Earthrise, Science and Christmas

The Revd Prof David Wilkinson

(Earthrise image by NASA)

This is the transcript of the Revd Prof David Wilkinson’s BBC Radio 4 Thought for the Day on 23rd December 2023.

Good morning.

On Christmas Eve 55 years ago, one of the most powerful and iconic photographs was taken. The crew of Apollo 8 had become the first people ever to orbit the Moon, and when Bill Anders saw the Earth rising from behind the lunar horizon, he took the famous colour photograph Earthrise.

Anders, in speaking about the image of the blue planet contrasted to the desolation of the lunar surface, would comment, ‘Here we came all this way to the Moon, and yet the most significant thing we’re seeing is our own home planet, the Earth.’

In 1948, the astronomer Sir Fred Hoyle had predicted that when such a photograph was taken ‘a new idea as powerful as any in history will be let loose’. Some say that it became the foundation of the environmental movement, but this downplays the earlier impact of works such as Rachel Carson’s book Silent Spring. However, the photograph did convey both the awe-inspiring beauty of the Earth in space, and the challenge to care for this fragile cosmic home.

This view of the Earth, sometimes called the overview effect, for some does lead to a change of thinking in experiencing a sense of the transcendent and an increased feeling of connection to other people and to the Earth itself. This doesn’t mean that religious faith is always strengthened. Anders himself found it destroyed his belief in a god who was simply concerned with matters of the church and individual sin.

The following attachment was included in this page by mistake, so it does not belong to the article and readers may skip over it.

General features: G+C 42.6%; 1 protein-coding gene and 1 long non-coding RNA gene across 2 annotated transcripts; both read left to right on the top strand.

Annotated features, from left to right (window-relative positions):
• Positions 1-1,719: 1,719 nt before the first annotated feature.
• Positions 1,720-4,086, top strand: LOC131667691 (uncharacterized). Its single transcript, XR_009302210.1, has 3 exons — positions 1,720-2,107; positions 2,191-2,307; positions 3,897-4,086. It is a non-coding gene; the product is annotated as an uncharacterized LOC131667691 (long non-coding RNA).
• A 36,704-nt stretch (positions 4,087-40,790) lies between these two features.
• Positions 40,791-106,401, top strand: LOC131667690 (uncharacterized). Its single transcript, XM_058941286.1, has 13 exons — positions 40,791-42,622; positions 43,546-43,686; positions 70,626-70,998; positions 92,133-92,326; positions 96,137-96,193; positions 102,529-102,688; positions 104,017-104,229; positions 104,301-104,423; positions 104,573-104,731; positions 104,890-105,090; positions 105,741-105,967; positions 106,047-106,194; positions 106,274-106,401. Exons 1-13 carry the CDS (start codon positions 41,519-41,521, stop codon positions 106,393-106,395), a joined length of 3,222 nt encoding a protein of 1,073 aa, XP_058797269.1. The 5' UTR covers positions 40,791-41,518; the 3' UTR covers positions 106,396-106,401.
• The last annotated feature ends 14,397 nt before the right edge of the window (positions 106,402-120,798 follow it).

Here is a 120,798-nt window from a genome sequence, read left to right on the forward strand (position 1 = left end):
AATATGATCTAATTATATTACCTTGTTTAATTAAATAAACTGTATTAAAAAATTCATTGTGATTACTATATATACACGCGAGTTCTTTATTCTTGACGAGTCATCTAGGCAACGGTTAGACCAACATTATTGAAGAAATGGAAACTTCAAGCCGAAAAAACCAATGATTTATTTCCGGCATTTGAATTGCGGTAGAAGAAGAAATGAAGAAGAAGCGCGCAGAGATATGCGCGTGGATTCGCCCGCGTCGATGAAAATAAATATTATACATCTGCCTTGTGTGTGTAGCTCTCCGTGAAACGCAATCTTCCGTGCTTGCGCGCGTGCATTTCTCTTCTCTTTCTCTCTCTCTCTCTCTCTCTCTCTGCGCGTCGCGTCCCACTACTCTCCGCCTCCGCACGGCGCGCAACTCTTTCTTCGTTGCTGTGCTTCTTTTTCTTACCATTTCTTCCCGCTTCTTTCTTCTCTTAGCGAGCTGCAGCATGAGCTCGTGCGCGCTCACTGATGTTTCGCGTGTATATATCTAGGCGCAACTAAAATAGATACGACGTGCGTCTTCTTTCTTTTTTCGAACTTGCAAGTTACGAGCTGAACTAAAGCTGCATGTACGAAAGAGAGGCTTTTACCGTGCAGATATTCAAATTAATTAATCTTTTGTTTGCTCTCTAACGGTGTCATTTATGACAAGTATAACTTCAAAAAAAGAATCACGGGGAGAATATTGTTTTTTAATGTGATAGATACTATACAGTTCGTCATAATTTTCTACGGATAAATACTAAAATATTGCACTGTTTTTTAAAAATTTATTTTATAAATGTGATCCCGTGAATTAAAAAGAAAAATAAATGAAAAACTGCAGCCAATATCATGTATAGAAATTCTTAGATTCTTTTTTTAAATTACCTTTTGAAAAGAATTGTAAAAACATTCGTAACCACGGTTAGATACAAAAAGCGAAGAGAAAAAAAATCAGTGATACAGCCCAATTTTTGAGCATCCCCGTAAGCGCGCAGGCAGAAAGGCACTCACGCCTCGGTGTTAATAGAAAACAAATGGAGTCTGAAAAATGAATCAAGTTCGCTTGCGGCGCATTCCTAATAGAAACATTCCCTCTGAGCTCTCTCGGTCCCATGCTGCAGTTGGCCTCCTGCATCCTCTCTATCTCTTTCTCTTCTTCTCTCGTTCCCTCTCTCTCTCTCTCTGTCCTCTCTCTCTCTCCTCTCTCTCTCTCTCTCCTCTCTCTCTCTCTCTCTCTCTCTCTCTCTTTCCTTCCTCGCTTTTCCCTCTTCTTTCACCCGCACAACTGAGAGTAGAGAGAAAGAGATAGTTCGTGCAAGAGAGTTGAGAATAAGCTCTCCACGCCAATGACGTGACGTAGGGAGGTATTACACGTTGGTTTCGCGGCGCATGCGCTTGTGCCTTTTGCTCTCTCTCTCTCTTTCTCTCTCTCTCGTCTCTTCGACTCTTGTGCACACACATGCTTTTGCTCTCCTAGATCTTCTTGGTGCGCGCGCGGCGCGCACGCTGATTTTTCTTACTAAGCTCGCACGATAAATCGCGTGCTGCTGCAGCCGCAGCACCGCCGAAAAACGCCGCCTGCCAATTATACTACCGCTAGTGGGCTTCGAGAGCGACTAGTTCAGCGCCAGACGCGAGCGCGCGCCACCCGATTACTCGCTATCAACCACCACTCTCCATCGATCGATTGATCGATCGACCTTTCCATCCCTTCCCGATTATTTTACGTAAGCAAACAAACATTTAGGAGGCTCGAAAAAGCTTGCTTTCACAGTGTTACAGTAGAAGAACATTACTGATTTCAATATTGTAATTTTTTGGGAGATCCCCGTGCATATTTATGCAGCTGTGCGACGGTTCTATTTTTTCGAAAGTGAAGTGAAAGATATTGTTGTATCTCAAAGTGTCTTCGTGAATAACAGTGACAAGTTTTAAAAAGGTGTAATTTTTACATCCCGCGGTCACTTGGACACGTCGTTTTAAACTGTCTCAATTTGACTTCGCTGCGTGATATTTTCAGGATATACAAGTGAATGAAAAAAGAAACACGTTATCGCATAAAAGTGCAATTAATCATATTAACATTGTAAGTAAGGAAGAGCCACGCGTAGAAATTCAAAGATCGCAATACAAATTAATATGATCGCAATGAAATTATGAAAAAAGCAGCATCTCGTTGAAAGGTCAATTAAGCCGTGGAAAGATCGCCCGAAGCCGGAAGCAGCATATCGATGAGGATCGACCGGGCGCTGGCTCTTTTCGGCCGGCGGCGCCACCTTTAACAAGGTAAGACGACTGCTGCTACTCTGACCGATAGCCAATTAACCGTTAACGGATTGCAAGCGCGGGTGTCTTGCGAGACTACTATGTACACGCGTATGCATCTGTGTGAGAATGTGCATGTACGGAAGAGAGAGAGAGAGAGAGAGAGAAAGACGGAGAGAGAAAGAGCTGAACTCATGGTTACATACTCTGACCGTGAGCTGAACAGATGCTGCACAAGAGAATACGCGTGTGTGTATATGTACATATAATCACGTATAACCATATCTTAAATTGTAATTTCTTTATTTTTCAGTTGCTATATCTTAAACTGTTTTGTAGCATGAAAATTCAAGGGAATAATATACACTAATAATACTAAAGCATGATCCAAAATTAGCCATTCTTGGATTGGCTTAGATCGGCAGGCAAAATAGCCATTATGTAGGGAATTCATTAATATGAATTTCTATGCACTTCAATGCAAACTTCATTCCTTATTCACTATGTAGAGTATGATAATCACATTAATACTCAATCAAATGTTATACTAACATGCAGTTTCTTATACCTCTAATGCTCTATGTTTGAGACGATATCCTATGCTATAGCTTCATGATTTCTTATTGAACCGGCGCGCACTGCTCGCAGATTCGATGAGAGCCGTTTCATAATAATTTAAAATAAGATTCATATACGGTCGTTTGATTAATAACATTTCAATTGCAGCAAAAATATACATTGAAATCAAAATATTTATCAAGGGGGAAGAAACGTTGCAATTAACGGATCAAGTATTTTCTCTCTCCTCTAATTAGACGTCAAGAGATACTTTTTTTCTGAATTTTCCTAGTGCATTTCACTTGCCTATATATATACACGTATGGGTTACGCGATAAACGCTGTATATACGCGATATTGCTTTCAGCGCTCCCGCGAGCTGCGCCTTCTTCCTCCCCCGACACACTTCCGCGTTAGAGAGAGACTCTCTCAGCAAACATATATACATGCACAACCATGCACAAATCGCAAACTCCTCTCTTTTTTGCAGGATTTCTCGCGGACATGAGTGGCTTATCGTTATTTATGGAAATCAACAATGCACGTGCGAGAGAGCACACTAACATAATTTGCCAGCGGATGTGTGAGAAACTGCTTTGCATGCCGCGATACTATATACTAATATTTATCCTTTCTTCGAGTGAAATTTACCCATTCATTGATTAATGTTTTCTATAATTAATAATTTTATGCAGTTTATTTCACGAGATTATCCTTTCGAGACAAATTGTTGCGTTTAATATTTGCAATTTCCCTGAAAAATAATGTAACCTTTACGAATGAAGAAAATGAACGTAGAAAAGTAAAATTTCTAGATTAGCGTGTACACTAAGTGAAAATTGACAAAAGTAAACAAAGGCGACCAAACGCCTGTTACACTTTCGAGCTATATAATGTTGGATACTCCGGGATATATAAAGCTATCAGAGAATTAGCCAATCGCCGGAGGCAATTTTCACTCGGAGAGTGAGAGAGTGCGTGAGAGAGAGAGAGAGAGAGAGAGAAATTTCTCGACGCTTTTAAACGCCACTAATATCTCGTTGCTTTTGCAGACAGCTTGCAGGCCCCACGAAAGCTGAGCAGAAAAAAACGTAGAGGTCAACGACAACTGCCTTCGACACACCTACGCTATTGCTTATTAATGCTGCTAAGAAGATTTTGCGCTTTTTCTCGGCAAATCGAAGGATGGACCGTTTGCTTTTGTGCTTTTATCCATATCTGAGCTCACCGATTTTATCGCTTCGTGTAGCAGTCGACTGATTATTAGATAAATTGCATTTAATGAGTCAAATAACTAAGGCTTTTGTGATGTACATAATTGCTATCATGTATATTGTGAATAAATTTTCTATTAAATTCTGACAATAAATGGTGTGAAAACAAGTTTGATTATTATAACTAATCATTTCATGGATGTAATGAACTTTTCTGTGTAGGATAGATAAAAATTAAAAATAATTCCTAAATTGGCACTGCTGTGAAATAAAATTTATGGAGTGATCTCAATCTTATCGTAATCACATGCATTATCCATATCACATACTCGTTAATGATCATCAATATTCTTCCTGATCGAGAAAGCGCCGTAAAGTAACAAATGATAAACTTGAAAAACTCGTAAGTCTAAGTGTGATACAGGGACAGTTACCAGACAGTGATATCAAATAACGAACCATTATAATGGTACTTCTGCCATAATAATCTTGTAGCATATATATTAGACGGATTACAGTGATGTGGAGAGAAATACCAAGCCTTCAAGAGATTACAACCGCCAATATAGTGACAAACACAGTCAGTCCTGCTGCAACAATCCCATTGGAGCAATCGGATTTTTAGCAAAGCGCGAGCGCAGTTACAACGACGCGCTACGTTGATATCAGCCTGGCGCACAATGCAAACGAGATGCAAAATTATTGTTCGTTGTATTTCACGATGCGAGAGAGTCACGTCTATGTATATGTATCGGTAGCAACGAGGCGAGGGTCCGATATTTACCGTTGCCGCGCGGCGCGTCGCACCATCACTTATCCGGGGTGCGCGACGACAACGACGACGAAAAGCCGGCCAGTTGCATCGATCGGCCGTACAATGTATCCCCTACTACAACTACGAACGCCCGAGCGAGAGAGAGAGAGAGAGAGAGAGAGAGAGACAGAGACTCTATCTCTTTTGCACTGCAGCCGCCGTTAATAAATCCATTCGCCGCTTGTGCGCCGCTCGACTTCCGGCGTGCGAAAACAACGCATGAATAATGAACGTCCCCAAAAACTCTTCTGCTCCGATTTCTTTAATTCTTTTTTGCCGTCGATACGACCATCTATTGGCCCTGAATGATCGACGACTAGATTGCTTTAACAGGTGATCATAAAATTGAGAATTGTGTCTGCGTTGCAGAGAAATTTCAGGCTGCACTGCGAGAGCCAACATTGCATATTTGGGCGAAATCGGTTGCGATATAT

Seeing things from a different perspective can be transformative. As an astrophysicist, the exploration of space by telescope or astronaut has been for me both inspiring and challenging, in seeing my place in an incredible universe.

But I don’t only find this in science.  A transformative perspective for me also comes from the story of a child born in a stable in Bethlehem, who would grow to be someone who taught, lived and died a message of the primacy of love, forgiveness and justice. In Jesus I see a new image of God, and of what it means to be human in all its beauty and fragility.

Apollo 8 gave us a new view of the world, but it also prepared the way for those who would walk on the Moon. One of those, James Irwin of Apollo 15, said ‘Jesus walking on the earth is more important than man walking on the moon.’ That’s why today I celebrate both the power of science, and of Christmas.


Article By The Revd Prof David Wilkinson

David is a professor in the Department of Theology and Religion at Durham University and has PhDs in astrophysics and systematic theology.


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